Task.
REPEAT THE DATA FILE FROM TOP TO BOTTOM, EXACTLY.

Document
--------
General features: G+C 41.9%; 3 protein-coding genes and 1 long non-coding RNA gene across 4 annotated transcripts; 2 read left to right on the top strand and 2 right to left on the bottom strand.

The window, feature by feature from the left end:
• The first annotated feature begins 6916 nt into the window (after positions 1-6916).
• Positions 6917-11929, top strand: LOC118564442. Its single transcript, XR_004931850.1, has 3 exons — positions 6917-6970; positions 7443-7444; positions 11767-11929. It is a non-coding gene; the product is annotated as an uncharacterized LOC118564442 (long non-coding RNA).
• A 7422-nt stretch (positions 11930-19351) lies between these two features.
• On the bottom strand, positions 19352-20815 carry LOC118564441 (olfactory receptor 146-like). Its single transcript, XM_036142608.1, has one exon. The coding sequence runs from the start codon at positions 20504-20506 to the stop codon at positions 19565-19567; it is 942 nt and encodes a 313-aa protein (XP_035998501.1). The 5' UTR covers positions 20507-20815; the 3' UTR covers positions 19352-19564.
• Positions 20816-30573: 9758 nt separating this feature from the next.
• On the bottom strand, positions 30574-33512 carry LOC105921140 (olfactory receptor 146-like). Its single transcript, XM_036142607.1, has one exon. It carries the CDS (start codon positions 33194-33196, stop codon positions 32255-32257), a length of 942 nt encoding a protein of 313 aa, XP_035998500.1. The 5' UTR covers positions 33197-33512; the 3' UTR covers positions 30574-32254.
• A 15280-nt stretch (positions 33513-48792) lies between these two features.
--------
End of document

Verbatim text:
General features: G+C 41.9%; 3 protein-coding genes and 1 long non-coding RNA gene across 4 annotated transcripts; 2 read left to right on the top strand and 2 right to left on the bottom strand.

The window, feature by feature from the left end:
• The first annotated feature begins 6916 nt into the window (after positions 1-6916).
• Positions 6917-11929, top strand: LOC118564442. Its single transcript, XR_004931850.1, has 3 exons — positions 6917-6970; positions 7443-7444; positions 11767-11929. It is a non-coding gene; the product is annotated as an uncharacterized LOC118564442 (long non-coding RNA).
• A 7422-nt stretch (positions 11930-19351) lies between these two features.
• On the bottom strand, positions 19352-20815 carry LOC118564441 (olfactory receptor 146-like). Its single transcript, XM_036142608.1, has one exon. The coding sequence runs from the start codon at positions 20504-20506 to the stop codon at positions 19565-19567; it is 942 nt and encodes a 313-aa protein (XP_035998501.1). The 5' UTR covers positions 20507-20815; the 3' UTR covers positions 19352-19564.
• Positions 20816-30573: 9758 nt separating this feature from the next.
• On the bottom strand, positions 30574-33512 carry LOC105921140 (olfactory receptor 146-like). Its single transcript, XM_036142607.1, has one exon. It carries the CDS (start codon positions 33194-33196, stop codon positions 32255-32257), a length of 942 nt encoding a protein of 313 aa, XP_035998500.1. The 5' UTR covers positions 33197-33512; the 3' UTR covers positions 30574-32254.
• A 15280-nt stretch (positions 33513-48792) lies between these two features.